The news-herald. (Plattsmouth, Neb.) 1909-1911, July 29, 1909, Image 3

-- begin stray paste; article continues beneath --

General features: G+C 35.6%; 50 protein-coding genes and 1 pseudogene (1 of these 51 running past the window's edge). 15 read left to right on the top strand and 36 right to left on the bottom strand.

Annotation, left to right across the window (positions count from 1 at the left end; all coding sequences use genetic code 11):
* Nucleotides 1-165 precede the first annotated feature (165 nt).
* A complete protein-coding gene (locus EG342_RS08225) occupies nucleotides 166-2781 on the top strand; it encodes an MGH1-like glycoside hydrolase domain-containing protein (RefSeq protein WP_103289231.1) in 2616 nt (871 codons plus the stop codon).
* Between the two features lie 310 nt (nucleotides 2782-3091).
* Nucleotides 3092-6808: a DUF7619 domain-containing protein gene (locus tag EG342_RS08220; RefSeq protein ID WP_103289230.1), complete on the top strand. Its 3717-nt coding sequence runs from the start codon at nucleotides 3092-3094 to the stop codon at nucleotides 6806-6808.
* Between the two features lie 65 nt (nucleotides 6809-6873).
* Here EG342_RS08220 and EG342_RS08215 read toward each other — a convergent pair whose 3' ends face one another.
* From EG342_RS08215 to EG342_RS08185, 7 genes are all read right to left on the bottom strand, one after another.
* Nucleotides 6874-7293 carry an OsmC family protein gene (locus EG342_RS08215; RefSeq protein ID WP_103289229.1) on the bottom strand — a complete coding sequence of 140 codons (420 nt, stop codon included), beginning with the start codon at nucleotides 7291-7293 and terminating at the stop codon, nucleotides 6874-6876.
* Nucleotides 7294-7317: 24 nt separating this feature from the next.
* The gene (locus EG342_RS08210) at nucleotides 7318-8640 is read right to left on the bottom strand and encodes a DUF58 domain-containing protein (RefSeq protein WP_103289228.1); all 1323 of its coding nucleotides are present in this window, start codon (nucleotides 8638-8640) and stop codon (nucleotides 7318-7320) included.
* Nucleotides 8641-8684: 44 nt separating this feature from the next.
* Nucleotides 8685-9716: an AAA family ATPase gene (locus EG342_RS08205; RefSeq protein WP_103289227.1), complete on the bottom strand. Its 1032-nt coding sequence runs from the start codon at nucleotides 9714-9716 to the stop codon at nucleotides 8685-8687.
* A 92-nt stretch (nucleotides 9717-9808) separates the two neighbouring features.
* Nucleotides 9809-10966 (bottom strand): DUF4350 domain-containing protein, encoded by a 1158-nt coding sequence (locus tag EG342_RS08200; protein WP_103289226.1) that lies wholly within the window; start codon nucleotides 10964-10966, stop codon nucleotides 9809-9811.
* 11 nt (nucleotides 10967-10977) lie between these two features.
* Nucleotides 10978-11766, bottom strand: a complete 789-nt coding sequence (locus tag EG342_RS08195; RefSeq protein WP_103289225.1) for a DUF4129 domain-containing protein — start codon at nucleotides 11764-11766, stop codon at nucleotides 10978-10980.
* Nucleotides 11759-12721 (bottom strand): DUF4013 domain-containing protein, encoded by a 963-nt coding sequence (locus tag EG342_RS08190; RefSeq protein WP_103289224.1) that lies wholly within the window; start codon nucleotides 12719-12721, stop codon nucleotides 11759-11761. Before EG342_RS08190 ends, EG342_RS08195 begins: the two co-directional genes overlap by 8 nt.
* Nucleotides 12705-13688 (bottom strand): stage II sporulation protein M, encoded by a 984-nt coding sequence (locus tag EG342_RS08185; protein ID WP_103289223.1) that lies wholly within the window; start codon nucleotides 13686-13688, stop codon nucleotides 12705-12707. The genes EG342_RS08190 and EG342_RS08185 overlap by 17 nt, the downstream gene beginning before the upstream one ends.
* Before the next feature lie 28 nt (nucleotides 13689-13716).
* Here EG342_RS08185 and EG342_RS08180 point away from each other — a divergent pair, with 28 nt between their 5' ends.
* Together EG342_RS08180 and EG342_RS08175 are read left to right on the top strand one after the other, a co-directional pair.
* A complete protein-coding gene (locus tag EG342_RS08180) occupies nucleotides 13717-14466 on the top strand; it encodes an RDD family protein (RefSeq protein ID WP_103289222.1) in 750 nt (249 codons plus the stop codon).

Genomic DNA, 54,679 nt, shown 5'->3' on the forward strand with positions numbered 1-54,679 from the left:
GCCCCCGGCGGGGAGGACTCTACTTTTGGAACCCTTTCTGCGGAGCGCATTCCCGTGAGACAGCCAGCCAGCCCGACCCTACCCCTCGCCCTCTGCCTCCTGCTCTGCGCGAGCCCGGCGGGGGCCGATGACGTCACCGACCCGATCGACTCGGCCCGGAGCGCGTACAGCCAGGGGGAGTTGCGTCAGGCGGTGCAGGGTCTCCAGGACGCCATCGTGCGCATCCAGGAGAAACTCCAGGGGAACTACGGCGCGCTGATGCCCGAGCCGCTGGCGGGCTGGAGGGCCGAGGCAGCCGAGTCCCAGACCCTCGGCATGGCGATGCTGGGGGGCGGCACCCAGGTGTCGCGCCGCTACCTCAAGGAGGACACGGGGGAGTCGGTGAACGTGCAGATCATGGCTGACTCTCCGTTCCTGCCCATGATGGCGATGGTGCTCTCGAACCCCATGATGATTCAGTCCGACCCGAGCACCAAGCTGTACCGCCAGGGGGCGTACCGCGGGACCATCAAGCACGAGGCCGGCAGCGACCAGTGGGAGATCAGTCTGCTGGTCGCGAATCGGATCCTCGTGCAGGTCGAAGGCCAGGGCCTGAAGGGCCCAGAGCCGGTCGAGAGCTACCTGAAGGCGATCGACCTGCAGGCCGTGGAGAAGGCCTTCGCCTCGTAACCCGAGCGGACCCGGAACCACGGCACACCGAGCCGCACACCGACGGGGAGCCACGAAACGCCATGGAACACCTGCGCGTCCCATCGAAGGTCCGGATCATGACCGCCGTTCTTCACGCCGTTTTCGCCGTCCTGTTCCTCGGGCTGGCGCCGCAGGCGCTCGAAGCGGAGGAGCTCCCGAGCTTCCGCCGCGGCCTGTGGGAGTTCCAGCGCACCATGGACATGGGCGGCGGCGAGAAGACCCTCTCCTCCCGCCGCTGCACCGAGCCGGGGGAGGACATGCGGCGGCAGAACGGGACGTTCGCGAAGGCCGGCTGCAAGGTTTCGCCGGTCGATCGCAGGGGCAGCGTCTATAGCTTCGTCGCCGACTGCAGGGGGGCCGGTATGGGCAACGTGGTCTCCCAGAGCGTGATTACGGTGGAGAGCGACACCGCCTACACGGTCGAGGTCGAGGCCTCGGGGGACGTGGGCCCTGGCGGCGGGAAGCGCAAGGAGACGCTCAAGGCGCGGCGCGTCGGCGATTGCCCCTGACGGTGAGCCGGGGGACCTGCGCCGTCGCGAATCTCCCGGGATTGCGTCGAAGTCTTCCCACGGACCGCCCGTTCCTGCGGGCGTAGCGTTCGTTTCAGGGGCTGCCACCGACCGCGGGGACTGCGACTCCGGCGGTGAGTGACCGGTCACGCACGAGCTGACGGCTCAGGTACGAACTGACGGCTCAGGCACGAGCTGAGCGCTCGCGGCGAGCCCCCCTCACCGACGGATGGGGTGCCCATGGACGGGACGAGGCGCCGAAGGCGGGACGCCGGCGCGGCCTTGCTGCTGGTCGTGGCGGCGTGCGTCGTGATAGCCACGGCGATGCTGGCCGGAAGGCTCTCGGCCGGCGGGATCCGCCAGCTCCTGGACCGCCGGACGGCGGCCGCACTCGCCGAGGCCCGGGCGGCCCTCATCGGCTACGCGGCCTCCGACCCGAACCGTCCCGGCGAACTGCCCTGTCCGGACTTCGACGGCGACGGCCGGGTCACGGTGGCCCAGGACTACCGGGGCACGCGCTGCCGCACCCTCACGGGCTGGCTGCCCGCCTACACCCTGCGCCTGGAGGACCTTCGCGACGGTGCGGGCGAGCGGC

Pretty Summer Models SHEEP AND PASTURES ARE CLOSELY ALLIED Latter is Absolutely Neccssnry for Successful Raising of Former. Numerous Crops May He Grown. On the right is a handsome frock of voile. Next is the model for a sum mer frock of white silk serge with bit bodice over a blouse of white chif fon cloth. WHEN SHORTENING A SKIRT. Should Always Be Done from the Bot tomTwo Methods That Are Recommended. To shorten a skirt do so from the bottom, cither by making tucks or cut ting off the number of Inches from the ground to make it the desired length. When n skirt is to be length ened, do not attempt to jiiece it at the top. One way to lengthen the skirt is to turn It off evenly from the floor, measure the difference between the length desired and that which the skirt has after It is trimmed evenly. Cut a iilece of material twice the num ber of inches in width required to make the desired length, and as many inches around as the skirt measures. Allow one-half inch on all seams. Join this extra piece to the skirt proper, with the seam on the right side. Press it flat with the edge down. Turn the added piece up on the right side. Measure from the waist line down the length of the skirt, and turn the bal ance of the piece up on the right side. Fold in half an inch at the edge, and baste the edge over the joining. Stitch a double row of stitching, sewing on the applied hem, one at the extreme edge and the other about one-quarter of an inch from it. Tress this flat, and you have a trimming as well as an added length. A SIMPLE BODICE. For either cloih. serge, or linen, this design Is suited; it is very plain, and has a yoke and under-sleeve of tucked net, two rows of Russian braid to match outline the yoke; the braid on the right side is continued down cen ter of front In scallops, with a but ton sewn in ench scallop; the edge of upper sleeve is cut and trimmed to match. Materials required: l'u yard 41 inches wide, one-half dozen yards braid, one dozen buttons. A Smart Belt Buckle. If you are a young girl and wish to be up-to-date, save your pennies to buy a belt buckle, in Hutch silver. They are the present aspiration of ev ery girl. They vary from six to eight Inches long and three to four inches wide, are handsomely carved, nnd fashion able. Pome are provided with slides, but the majority have prongs through which the belting Is drawn. To avoid making the belting ragged where it is pulled through it is well to punch eyelets und overcast them. PLAITINGS RETURN TO FAVOR. Advent of Fussy Dresses of a Former Period Are Responsible for Revival. The tiny knife plaitings only an inch in width are again coming to the front with the revival of the fussy dresses of the 1S30 period. They be long to the era of the little roses, nar row fringes and puffs. The selvedge of chiffon cloth cut off and sent to tho plniter's or else done with patience at home will save the whole hemming process. The French also double chif fon before it is plaited, to avoid hem ming. The selvedge of some silks may be used in the same way, and when the band of a different color along the edge happens to be in harmony or In good contrast It has even been chosen us a decoration for the dress, and al lowed to go into the frill. Tiny knife plaitings are made of lace insertions because the straight edge forms a more even line than tho scallop of lace. When insertions are used for frills, whether gathered or plaited, they are felled to the gown so that the pattern mny not be wasted In a seam. Taffeta ribbon, too, is frequently con verted into knife plaitings. Coloring Canvas Shoes. The "matching" idea is so strong just now that girls may like to know that white canvns shoes may be col ored to match any costume. The pro cess of dyeing will shrink the shoes, but they may be successfully painted with good water-color paint. Mount the shoes on trees. If you do not own shoe-trees, stuff the shoes evenly with tissue paper. Then ap ply the paint with a good-sized bristle brush or a sponge. Care should be taken to prepare sufficient paint before commencing the painting; the canvas being very ab sorbent, you will need a generous amount. As an even tint depends up on expeditious work, you can readily see the disadvantage of having tc stop in the midst of the operation tc mix more paint. Chamois Gloves. Chamois gloves arc again gaining popularity. They look well in warm weather and are not half as extrav sgant as kid ones. They come in white nnd several shades of yellow. The wise girl keeps two pairs of these going at. once, and each daj washes one pnlr that they may be dry to wear the following day. To wash them cold water must bo used and white soap. Warm or hot water shlrv els and hardens them. Put the gloves on and give them a thorough washing as you would your hands. To not put them near the heat while drying. A Parasol Like an Awning. One of the latest and greatest odd! ties in parasols has a modified flat top (like oriental models) and cut In one with each gore Is a proportionate lam brequin, which, joined together at the seams, falls down to the depth ol seven or eight Inches nnd Is trimmed with fringes an inch wide. As th parnsol is opened and held up for us6 one recognizes the suggestion of an awning somewhat, and no doubt it protects the eyes and complexion ad mirably. Vogue. Irish Lace Collars. When- you wash your Irish lace eol lar, you should always press It while It is lying right side downward upon a Turkish towel four times folded. This makes a soft surface, nnd when the lace is pressed it will have none of that shiny appearance that ironed laces gradually acquire. Pefore wash ing any lace nil possible holes should be carefully mended with No. 1EJ cotton. Pastures nnd successful sheep rais ing are so closely allied that it may almost be said the one can not exist In the absence of the other. Certainly It is true that sheep are not being grown as economically and advantage ously as they can be nor are the maximum benefits to the soil helng realized, unless pastures aro provided to furnish feed for the sheep from early spring until late fall. The man who is seeking tho very cheapest sort of feed for his sheep finds it In pastures, writes 1). A. Uaum- A Picturesque Pasture. nitz, in the Illuminated World Life, They are productive and cost nothing but the price of the seed, and the la bor of producing them. All the labor of harvesting and storing und feeding these crops Is saved; the sheep get all the good of the crop, and they get it in the field where it grows. For cheapness of feed, pastures are not to be outdone. Not alone are they cheap, but they furnish the most desirable sort of feed for Fheep. Succulent, palatable, bulky enough, yet possessed of all tho nutri ment needed. No feed could be more readily digested than these pasture crops for the cell walls surrounding the nutrients are thin and tender and readily broken down. Sheep are for agers by nature and pasture furnishes for them not nlone the ideal feed but likewise the ideal conditions. Never Good Friends. are they bo contented nor so healthy as when given the freedom of a five or ten acre plot over which to play and feed. Science has long since taught us that grass nnd root crops must be grown, if soil fertility Is to be main tained. In the end all profits must come from the soil whether its prod ucts are marketed In the mineral, vegetable, or animal form, nnd to keep his land yielding large and increas ing crops annually should be every farmer's first business. How better can he subserve this end than by growing grass crops to Improve the physical condition and give humus to the soil, and feeding them to sheep MANAGEMENT OF YOUNG SHOTES Unique As Well An Uneful Idea Concerning Little Piss. The following is a rather unique as well as useful idea concerning the weaning of pigs without apparent dan ger of injuring either the litter or the mother. As quoted in the last report of the Nebraska state hoard of agri culture, the author sayB: It is best to wean pigs when they arc two months old, but wean them slowly, lly this time they have been or should have been running four weeks on alfalfa pasture with their mothers. Some morning when they start for the pasture let the sows find the gate closed, but with a creep un der It to permit the pigs to go out. Outslu9 let the little pigs rind a trough fuh of nourishing, appetizing food and they will till themselves up on It nnd then start, as usual, for the alfalfa pasture. The sows are re tained in a dry lot and their ration suddenly changed to an exclusive dry corn and water diet, which has a ten dency to check the flow of milk. After a while you will hear that pe culiar grunt which you have so often heard from the sow and the little pigs will bear It, nnd they know what it means und they will come tumbling tl.at will not alone make good use of them, but will likewise help to Im prove fertility by scattering their ma nure about tho fields where It Is need ed, and by eating up the noxious weeds that tap the life of the crops? We should have fewer run down nnd weed overgrown crops today if pas ture crops had been grown, and sheep kept to cat them down. Fur the sake of saving a few do'-' hits in fence, many fanners use th saute piece of land from month to month and from year to year, for pus- i ;te. Now tho money they save In I' tic, thy n.or than lose by worms in their sheep. There Is no disease to-day that so threatens tho future of the sheep industry as do worms. Our (locks must be purged of worms or we must quit the business. It was esti mated that in one state alone, 85,000 sheep succumbed to the ravages of worms in the year 1903. It is impos sible even to hope to have your sheep free from worms if the same land is used (or pasture continuously. Worms arid their eggs that are pussed from the sheep, cling to the grass and are ready to be ugaln taken Into the sys tem. How can we be rid of them If sheep are left to cat this infested crop? Change of pasture from season to season, and from year to year Is ab solutely Imperative to successful sheep growing nnd one of the chief advantages of such a system of pas turage as the one outlined lies in the fact that sheep are kept upon a single piece of land but a few days or a few months at n time. It would pay to have every Held In the farm fenced, as there is scarcely a crop grown that at some time or other does not furnish feed for sheep, Most farmers, however, do not lind themselves In a position to do this, but they can, every one of them, da the next best thing and that is fence, say, three, five or ten acre fields, and practice upon these a three year ro tation which will give a pafture crop each year, or If they prefer, sow them all to pasture, and alternate them be. tween hogs, sheep and cattle, or Just sheep and hogs. The alleged cost of fencing is the hedge behind which many seek to hide in excusing themselves for not using pastures. Yet as a matter of fact, figures show that practically any where In the northwest, a five acre field can be fenced at an annual cost of $8.50 or $1.70 an acre, allowing ten years as the life of tho fence. Cer tainly this sum cannot be regarded as prohibitive. As compared with the cheap and excellent feeds It makes it possible to ufe, It is not worthy of consideration. The man who is attempting to grow sheep without pasture Is making a big mistake. He Is not growing bis sheep as economically and as well as he might, nor is he realizing the maxi mum benefits to his soil as a result of his sheep industry. over one another, squealing for their breakfast the old sow wants to be milked. They push under the creep, the sow throws herself upon her side and the little fellows commence busi ness, but they have to give it up in about two minutes. They are already A Six-Months-Old Product. full from tlu' troiiRh and from the al falfa and have to suspend operations owing to the lack of capacity. If this plan Is followed In a week or 10 days the sow will have dried completely up nnd the pigs will have been weaned without either of them knowing that any change has taken place. A man has no business with reliclon if he doesn't use it in his busiuw.. I III B.ij'l'''.'-' 4 '' 4 V' V.lwVl V,v -'.I,.? C -J -3 V. "A yKrA?U UVtUtKi.fi -iU " In all the world there Is no tourist retort comparable to Yellowstone Na tional park It Is untune among the iconic regions of the world because, in addition to most of the attractions of the others, it has, besides, the most wonderful natural phenomena known to scientists. Its streams nnd valleys are not surpassed in beauty by any in the Old World. Its road ways and hoti Is are equal to those af the favorite resorts of continent al ICurope. Us area includes, in ad dition, wonderful geysers, hot springs, Kid the Grand canyon of tho Yellow stone. Of that mighty gorge, noted for its riot of color, for nrtistic and beautiful nature-harmony, thcro Is nothing men have written that is ade quately descriptive. Words are triv ial and weak when one experiences the overwhelming sensation produced by a first glimpse of its wonders. In nil the world there Is no more start ling scene Yellowstone National park is tho Bcenlc gem of the northwestern hem Isphere. It lies party in Montana and partly In Idaho, but largely in Wyo ming, among the greatest peaks of the American Rockies. It comprises 3,312 square miles, with a forest re serve adjoining it The first man to see nnd know nny pc-tflon of what is now the Yellow stone park, was John Colter. Colter had been with Lewis nnd Clark to the mouth of the Columbia river, and on his return In UOtl severed his con nection with those explorers and re traced his course to the headwaters of the Yellowstone. I Hiring the sum nur of ISO", he traversed at least the eastern part of the Yellowstone park country, and the map In the Lewis and Clark report, published In 1814 shows "Colter's Route in 1S07." The next known of the region was In 1512. when nn article describing the geysers was printed In the West ern Literary Messenger of Uuffalo, N Y. The author was Warren Angus Ferris, an employe of the American Fur Company who, with two Pend d'Oreille Indians, visited one of the geyser areas In 1S34. Mnny of the mountaineers nnd fur trappers of the period long before the civil wnr, knew of the locality. James Uridger, a noted guide and explorer, nnd Joseph Meek, an old time moun tain man, often told of tho geysers and hot springs. Folsom and Cook of Montana, made an extended tour of the country In 1869, but the real discovery of the park came In 1870, when several west ern pioneers with Gen. II. D. Wash burn as their leader made nn extend ed exploration of the region. To the Washburn party Is to be credited tho Initiative which ultimately resulted In tho region becoming a national park. Transportation within Yellowstone National park Is by stage coach ex clusively. Even automobiles are not permitted within its boundaries. The wilds have been but little touched by Influences which would destroy their charm. lietween Gardiner, at the end of tho railway, and Mammoth Hot Springs, the site of the llrst of tho hotels, large coaches hauled by six horses ure used. Peyond Mammoth Hot Springs the four-horse coach Is the vehicle generally employed. Kach day's journey through the park unfolds new scenes. Tho land scape changes with amazing sudden- Its Punctuation. For sheer simplicity of phrnse nnd conception few have surpassed that delightful old lady who. with a shrewd twinkle in her eye, inquired whether "'soda wnter' should be written as two Mparate words, or if tin re should be a syphon Letwem the.'j?'" Ar gonaut. One Day Lest. Nuvs ItemTo-day there nre but ::C4 days in a year on the Island of Chichi. The fultnn took a day off ytstt rday. Juiige. K'f:' -'' ' ' '&vJ a v. clo rAtwruL ness. hacn wonder spot, wnen passed, Is found to be but tho preface to something more inspiring. With each succeeding year the wild animals In the park become n more Interesting feature of It. Here Is really the only place where the pub lie in general can freely see the ani mals of tho forest and the wilds In their natural state. The animals evince less nnd less timidity nnd while not common, it Is not an unusu al sight, aa the coaches drive along, to see an elk or a deer or two sla king their thirst In the stream or sev eral quietly and unconcernedly feed ing In tho woods near the road. The effort to Increase the buffalo herd by outside purchase and to cor ral the animals where they can be fed and protected has met with suc cess. There aro now about 100 bison In tho park. There are about 2,000 antelopes nnd from 100 to 200 mountain sheep in tho park, most of them living on nnd around Mount Kverts near Mammoth Hot Springs. Iioth sheep and ante lopes are more wary than the other animals, and, to a great extent disap pear in the spring. In the fall, win ter and spring, both antelopes and sheep arc found In large numbers on the hills and lints above Gardiner and Mammoth Hot Springs. They are fed by the at Ihoritles at Fort Yel lowstone, whic i serves to domesticate them in somf degree, und In recent years many e ulopes remain to graze during the f inner on the large al falfa field at Tie park entrance. Tho deer, uf which there are hun dreds, are i ,;reasing In number, nnd the pretty f jamais are seen more and more each Aar. During the fall, win ter and sp:!ng, like the sheep and an telope, trey aro a familiar sight around Fort Yellowstono and Mam moth Hot Springs. , . J It Is tho elk, however, that ara found In almost countless numbers, and during tho summer they aro not Infrequently seen. They seclude them selves, more or less, however, In the timber and valleys. The bears arc found near the ho tels and It requires no exertion, be yond the walk cf a few rods, to see them. In portions of the park, naturally those somewhat retired and secluded there are many beavers and they ara flourishing and Increasing. One placd where these Industrious animals may be seen is near Tower fall, where thero are several colonics of them. Here, among the brooks in this beau tiful part of the park, they may be found, with their dams, houses, ponds, nnd slides, swimming about In the water or cutting down trees on land, laying in their store of food for the winter. As a place where one may indulge in angling at little or no hardship, the park h?adB the list, in 1890 the 'uni ted States fish commission begaa stocking the waters of the park. Since that year several hundred thousand trout have been "planted" In the park lakeB and streams, und theee have greatly multiplied. The Obliging Dealer. Shopper Give me a half dollar's worth of sugar. Grocer Yes'm. What address? Shopper I'll take it with me, if it's not too heavy to carry. Grocer I'll try to make It as light ns I can for you. ma'am. Real Thing. Holly Ho you approve of this pres ent fashion of having no hips? Jnck-Sure! A poor fellow isn't so likely to get stuck on a girl's shape, -Tuck.